The ability to quickly send antivirus killer lite receive messages without having to be online at the same time created a new form of human communication. By now billions of people have used email. US government’s AUTODIN in the early 1960s.
Eventually many email clients were written for personal computers, but few became as successful as Eudora. Available both for the IBM PC and the Apple Macintosh, in its heyday Eudora had tens of millions of happy users. Eudora was elegant, fast, feature-rich, and could cope with mail repositories containing hundreds of thousands of messages. In my opinion it was the finest email client ever written, and it has yet to be surpassed. I still use it today, but, alas, the last version of Eudora was released in 2006. It may not be long for this world. With thanks to Qualcomm, we are pleased to release the Eudora source code for its historical interest, and with the faint hope that it might be resuscitated.
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I will muse more about that later. I started Eudora in 1988, at the University of Illinois, about four years before I came to Qualcomm. We began it because the internet was a growing and burgeoning place, but email was not really established on the desktop computers that people were using at the time. It was something that you logged in to some mainframe computer to do, and with the ease of use that the desktop operating systems brought, that just wasn’t the right way for people to do email anymore.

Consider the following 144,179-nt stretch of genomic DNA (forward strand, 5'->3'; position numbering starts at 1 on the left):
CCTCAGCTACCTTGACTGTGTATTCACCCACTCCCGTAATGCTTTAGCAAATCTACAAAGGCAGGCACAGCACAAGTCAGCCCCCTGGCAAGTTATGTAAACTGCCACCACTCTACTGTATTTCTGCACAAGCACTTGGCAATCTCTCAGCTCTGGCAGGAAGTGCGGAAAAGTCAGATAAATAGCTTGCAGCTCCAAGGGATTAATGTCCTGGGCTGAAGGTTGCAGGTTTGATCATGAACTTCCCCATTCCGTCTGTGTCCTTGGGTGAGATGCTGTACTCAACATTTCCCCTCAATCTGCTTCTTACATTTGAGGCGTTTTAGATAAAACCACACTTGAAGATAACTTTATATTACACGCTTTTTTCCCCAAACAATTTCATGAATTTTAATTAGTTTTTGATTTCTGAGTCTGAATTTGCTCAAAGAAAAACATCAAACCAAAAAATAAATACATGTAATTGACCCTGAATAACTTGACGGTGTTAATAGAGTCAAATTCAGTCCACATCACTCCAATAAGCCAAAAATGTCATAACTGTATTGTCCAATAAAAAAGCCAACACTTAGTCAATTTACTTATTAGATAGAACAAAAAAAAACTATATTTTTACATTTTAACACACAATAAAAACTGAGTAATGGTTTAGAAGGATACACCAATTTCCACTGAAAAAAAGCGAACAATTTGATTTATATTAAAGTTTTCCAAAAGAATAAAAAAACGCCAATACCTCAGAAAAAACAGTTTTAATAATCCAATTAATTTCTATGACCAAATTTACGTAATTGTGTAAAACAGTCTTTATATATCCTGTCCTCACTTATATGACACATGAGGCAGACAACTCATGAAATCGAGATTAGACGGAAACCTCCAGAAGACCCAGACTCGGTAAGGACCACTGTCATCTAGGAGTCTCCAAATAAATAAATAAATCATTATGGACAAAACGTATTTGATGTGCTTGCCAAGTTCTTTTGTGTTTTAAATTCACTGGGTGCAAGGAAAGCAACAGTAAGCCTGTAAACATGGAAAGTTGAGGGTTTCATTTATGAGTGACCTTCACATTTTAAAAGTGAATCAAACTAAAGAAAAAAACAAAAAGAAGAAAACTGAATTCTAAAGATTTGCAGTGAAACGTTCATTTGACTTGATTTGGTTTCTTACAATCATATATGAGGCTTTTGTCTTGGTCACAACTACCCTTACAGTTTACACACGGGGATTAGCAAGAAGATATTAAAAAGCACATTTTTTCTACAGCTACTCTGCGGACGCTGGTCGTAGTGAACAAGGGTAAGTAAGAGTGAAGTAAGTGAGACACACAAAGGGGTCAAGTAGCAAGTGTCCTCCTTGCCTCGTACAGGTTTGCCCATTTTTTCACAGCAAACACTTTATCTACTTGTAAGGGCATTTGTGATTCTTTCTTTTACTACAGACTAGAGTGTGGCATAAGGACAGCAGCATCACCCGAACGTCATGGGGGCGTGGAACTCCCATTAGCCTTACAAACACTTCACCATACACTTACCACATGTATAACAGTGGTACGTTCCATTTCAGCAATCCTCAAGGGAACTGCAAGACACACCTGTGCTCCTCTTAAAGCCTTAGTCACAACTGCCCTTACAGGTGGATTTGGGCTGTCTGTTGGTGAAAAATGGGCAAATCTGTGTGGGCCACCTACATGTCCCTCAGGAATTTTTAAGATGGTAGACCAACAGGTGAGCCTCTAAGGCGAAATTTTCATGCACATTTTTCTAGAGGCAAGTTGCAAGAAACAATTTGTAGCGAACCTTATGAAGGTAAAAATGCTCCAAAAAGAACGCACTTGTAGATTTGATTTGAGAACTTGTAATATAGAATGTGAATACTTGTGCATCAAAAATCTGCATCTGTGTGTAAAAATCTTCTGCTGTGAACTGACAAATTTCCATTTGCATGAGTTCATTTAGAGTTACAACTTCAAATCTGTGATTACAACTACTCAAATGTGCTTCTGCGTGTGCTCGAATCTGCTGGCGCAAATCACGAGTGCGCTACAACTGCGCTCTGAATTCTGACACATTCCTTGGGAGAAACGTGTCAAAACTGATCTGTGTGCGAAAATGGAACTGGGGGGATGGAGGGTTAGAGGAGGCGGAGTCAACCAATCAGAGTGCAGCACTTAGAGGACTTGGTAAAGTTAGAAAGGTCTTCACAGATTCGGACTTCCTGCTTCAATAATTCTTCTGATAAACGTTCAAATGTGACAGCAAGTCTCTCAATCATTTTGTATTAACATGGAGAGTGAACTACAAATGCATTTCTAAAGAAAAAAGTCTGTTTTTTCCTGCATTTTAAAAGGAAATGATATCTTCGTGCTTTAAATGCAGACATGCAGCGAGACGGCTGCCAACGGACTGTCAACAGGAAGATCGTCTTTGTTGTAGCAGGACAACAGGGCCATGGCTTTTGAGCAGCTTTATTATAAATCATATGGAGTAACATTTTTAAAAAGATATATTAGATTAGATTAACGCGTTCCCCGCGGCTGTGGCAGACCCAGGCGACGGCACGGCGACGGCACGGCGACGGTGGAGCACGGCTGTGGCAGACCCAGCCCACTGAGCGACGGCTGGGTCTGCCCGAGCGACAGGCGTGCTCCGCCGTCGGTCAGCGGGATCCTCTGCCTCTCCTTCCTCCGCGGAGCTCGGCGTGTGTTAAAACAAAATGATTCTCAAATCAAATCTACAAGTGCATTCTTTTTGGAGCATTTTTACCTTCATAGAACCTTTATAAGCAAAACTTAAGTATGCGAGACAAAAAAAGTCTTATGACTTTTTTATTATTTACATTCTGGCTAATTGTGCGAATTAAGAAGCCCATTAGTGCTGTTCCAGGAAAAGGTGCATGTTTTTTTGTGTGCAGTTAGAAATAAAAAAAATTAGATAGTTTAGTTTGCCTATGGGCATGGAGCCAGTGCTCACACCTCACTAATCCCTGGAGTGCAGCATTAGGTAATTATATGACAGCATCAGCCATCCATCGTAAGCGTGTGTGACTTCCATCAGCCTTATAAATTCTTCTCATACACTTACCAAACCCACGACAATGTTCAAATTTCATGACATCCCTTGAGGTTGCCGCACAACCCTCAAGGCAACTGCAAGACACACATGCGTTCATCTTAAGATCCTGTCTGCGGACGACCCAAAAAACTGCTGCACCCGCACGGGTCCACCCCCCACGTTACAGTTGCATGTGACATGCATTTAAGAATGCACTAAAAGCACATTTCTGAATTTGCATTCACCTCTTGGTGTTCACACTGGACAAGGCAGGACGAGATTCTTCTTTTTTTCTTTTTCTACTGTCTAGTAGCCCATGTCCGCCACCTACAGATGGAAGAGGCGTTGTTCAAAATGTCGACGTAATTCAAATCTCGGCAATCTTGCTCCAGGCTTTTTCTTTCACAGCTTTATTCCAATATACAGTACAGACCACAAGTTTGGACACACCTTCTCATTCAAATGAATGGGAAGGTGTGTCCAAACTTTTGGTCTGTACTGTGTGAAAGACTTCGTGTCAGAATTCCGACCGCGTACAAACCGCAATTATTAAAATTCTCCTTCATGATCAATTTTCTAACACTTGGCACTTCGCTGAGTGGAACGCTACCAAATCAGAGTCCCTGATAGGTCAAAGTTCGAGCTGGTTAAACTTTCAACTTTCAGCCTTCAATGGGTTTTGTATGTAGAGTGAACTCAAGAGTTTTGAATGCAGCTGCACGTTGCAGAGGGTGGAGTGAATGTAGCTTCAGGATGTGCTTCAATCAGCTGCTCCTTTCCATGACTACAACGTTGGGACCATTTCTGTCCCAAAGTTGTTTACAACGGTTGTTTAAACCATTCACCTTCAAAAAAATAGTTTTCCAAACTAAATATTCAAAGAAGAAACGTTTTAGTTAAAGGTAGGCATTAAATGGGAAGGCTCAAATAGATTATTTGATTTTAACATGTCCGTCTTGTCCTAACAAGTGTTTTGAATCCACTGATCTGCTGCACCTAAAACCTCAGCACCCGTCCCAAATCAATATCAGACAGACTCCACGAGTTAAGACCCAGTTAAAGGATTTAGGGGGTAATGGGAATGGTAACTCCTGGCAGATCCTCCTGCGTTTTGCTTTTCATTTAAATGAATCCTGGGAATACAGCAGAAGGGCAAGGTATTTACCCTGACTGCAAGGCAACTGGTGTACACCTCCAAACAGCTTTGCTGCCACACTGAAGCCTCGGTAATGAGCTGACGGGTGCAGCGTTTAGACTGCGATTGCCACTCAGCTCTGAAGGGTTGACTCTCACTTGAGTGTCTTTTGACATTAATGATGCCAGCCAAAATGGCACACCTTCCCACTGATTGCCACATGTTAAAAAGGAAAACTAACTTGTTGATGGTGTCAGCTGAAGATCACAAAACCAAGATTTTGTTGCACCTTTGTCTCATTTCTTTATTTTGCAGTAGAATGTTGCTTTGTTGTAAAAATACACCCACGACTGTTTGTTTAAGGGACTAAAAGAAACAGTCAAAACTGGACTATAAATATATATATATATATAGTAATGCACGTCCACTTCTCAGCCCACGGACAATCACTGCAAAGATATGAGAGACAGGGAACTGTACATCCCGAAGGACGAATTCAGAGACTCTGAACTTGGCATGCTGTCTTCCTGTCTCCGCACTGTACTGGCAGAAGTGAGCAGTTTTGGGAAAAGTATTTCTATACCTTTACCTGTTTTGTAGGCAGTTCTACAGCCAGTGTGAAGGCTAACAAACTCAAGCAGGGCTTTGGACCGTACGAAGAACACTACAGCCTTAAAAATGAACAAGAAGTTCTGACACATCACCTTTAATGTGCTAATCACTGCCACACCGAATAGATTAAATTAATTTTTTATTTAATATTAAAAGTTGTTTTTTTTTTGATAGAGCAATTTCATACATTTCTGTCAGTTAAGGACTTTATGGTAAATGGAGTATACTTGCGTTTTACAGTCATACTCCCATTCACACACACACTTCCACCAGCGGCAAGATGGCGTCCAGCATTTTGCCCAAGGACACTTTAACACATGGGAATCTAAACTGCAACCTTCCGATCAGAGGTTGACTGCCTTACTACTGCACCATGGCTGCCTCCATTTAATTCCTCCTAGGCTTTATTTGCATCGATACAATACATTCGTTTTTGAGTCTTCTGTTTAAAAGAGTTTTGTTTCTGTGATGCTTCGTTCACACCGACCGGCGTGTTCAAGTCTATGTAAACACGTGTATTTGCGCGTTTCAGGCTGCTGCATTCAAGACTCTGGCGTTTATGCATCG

It took Dorner just over a year to create the first version of Eudora, which had 50,000 lines of C code and ran only on the Apple Macintosh. Like many university-produced programs, it was available to anyone for free. Why did he call it Eudora? Why I Live at the P.
I felt like I lived at the post office. In 1991, Qualcomm, a communications company in San Diego famous for CDMA cellular communications technology, licensed Eudora from the University of Illinois. Dorner was eventually hired by them to continue to develop it, working remotely from his home in Illinois. They knew that the internet would fuel the need for wireless data, and they thought that email would be one of the drivers. They also thought it prudent to diversify beyond ICs for wireless technology into software applications. But Eudora as a Mac-only product wouldn’t cut it. Qualcomm project manager John Noerenberg assigned Jeff Beckley and Jeff Gehlhaar in San Diego the task of making an MS-DOS and then a Windows version of the program.